What is Visualisation? How do you employ mind and body to turn your dream into a reality?
I think I can safely say that most of us, if not all, daydream from time to time. Daydreaming can be a pleasant distraction but there is a more productive side to where our thoughts may wander. Firstly of course there is the fact that we generally have some underlying desire for the things we daydream about. Therefore these dreams can give us clues to the things we aspire to, what we value and where we would like to be. But there is an important psychological element to dreaming too. That process is called visualisation.
“I dream of painting, then I paint my dream” Vincent Van Gogh
Visualising something can actually make something more real, opening neural pathways and awakening muscles in preparation for action. Dwelling upon something in our minds eye can help us achieve our goal more effectively.
This concept, known as ‘Creative Visualisation’, has had a huge impact on professional sports. Mental preparation is now seen as just as important, if not more important, than physical training.
One of the most cited examples of the scientific evidence for this approach is that of the study carried out by Russian coaches and scientists prior to the 1980 Olympic games. They took four groups of world-class athletes and gave them training regimes that reflected:
- 100% physical training
- 75% physical training, 25% mental training
- 50% physical training, 50% mental training
- 25% physical training, 75% mental training
Amazingly it was the fourth group that demonstrated the greatest improvement. Even though they were training for a physical event, the less mental training involved in the training, the less the improvement. Thereby the Russian team had proved the key link between the psychological and physiological and the effect of visualisation, particularly on our muscular and physical actions.
The technique is applied beyond sports though and is widely used in performance coaching for individuals working in any and every field of endeavour. It is just as useful in preparing for a negotiation or an interview as it is for a race and is something that all of us can utilise at some level, as the principles are actually very simple.
The key to good visualisation is to employ as many senses as possible while you are picturing something: imagine you can not just see, but also hear, taste, smell and touch the things in your dream. Turn up the senses to the max: make it vivid, loud, and as tangible as possible. You can also speak out what you see or write down a description of the vision to further solidify the dream in your mind.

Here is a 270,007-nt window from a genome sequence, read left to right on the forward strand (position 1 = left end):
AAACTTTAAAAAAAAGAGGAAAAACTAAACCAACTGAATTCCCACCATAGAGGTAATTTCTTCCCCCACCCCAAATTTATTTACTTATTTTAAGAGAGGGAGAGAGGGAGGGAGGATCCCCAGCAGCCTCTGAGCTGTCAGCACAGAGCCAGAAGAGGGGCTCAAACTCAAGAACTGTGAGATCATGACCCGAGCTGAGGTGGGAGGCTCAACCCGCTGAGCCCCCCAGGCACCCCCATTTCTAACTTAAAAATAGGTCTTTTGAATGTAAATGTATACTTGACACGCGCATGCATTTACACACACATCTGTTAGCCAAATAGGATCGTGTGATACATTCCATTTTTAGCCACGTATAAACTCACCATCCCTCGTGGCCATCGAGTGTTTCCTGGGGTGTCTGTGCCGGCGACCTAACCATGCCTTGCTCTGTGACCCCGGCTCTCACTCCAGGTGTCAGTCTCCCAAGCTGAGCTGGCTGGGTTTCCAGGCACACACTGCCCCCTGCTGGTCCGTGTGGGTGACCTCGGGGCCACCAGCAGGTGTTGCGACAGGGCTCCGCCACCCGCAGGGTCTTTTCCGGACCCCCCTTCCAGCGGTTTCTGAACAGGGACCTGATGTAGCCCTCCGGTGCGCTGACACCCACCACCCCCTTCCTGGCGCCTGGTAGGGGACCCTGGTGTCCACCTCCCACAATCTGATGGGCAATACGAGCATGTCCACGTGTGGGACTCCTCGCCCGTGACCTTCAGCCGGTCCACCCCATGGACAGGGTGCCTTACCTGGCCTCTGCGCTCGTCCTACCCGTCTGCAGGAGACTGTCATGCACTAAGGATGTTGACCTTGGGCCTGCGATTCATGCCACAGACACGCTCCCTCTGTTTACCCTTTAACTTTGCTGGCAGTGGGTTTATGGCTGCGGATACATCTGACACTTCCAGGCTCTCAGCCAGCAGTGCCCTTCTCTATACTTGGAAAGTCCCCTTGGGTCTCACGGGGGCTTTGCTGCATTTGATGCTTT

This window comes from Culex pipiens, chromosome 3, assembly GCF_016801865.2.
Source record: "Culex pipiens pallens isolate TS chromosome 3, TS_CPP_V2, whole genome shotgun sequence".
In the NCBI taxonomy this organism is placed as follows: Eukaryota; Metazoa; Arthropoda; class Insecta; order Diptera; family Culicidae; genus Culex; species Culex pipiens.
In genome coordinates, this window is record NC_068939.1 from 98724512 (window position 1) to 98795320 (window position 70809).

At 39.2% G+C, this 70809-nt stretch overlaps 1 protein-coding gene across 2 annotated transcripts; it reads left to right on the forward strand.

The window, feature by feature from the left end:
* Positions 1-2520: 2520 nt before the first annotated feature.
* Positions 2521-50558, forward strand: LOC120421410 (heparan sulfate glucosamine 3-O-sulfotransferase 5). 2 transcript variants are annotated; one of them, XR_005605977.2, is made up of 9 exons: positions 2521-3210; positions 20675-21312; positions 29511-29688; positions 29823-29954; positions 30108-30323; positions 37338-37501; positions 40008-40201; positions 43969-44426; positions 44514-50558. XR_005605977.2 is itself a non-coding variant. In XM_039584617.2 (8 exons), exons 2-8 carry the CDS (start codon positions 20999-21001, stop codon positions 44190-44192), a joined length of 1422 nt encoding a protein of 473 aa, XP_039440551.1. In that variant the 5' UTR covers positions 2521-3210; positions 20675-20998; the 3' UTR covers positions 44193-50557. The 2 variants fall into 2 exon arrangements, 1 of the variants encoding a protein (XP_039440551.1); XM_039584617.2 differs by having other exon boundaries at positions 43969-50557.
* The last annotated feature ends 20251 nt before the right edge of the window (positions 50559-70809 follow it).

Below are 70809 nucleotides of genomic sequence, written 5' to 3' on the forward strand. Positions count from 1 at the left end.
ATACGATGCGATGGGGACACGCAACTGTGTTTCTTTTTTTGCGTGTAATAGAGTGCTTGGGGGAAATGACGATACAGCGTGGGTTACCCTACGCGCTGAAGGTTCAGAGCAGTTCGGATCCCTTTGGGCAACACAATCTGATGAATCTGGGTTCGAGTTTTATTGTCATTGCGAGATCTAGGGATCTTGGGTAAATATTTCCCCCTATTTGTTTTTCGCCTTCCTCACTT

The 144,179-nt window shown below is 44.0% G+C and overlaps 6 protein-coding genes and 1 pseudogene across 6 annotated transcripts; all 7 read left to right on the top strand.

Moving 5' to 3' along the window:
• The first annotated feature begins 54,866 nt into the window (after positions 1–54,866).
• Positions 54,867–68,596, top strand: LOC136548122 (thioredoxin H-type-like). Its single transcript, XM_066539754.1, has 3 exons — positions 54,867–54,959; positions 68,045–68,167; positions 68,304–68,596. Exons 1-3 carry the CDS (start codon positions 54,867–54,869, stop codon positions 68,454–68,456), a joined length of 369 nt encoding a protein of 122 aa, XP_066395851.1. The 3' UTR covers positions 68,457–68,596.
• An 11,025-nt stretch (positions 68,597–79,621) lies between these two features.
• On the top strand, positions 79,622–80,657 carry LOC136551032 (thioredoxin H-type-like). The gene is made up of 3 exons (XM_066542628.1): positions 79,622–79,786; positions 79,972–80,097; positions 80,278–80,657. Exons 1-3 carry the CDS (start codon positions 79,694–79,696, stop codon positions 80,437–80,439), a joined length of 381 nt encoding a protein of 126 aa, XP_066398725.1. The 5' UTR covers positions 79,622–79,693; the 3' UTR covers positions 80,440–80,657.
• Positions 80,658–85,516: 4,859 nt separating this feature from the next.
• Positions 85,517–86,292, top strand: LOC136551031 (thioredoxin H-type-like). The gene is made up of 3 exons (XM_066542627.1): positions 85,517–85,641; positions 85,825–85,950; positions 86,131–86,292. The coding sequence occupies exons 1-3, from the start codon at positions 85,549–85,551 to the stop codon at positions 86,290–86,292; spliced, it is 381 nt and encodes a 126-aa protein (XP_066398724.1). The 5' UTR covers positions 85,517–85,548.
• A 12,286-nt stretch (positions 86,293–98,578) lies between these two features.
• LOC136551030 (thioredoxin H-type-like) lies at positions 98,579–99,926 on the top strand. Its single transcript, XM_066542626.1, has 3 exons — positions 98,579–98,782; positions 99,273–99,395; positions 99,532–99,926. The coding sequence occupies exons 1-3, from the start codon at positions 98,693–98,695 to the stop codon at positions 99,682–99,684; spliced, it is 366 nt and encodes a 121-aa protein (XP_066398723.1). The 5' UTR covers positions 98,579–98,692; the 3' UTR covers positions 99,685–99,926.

The use of language is another important tool and one that has been appreciated for hundreds, if not thousands of years. If you look at the religious disciplines of meditation, prayer and reading scriptures you can see how the vocalising of ideas, with the view to changing our actions, is sufficiently important as to be embedded in many cultures across the globe.
The idea of ‘affirmations’ is similar to mantras and meditations. They are just phrases we repeat out loud – spoken in the present tense but regarding something in the future – whether that someone we want to be or something we want to achieve. It is important that you genuinely believe you can achieve your goal when you are speaking it out but if you find that hard you don’t worry. Your confidence should grow as you continue to picture and verbalise your dream over time.
It is also worth noting that, not surprisingly, as the mind has an effect on the body, so the body has an effect on the mind. Our bearing, the way we hold ourselves actually has an impact on our mental state. Think about basic body language, for example crossing ones arms. This is generally seen as a defensive stance, reflecting a defensive mental state. You may have just been criticised and subconsciously you may adjust your position and take this stance without noticing it. But, if you are mindful of your position then you can affect your mental state. If you choose to stand with your arms crossed your mind is likely to become defensive, but if you think about your stance, uncross your arms and take on a more open posture, you are more likely to respond positively to the criticism.
Here is another example. When we see someone standing up straight looking people in the eye we perceive them to be a confident person, maybe a leader. Whereas if we see folk who are slouching and avoiding eye contact we are likely to think they are shy or even shifty. No one feels confident all the time but we can make a positive impression no matter how we are feeling if we try pulling our shoulders back, standing tall and looking directly at people. This will not only project strength but also it will actually put you in a more confident frame of mind.
The following TED talk by Amy Cuddy explains some more about this phenomenon:
“Those who dream by night in the dusty recesses of their minds wake in the day to find that all was vanity; but the dreamers of the day are dangerous men, for they may act their dream with open eyes, and make it possible.” T E Lawrence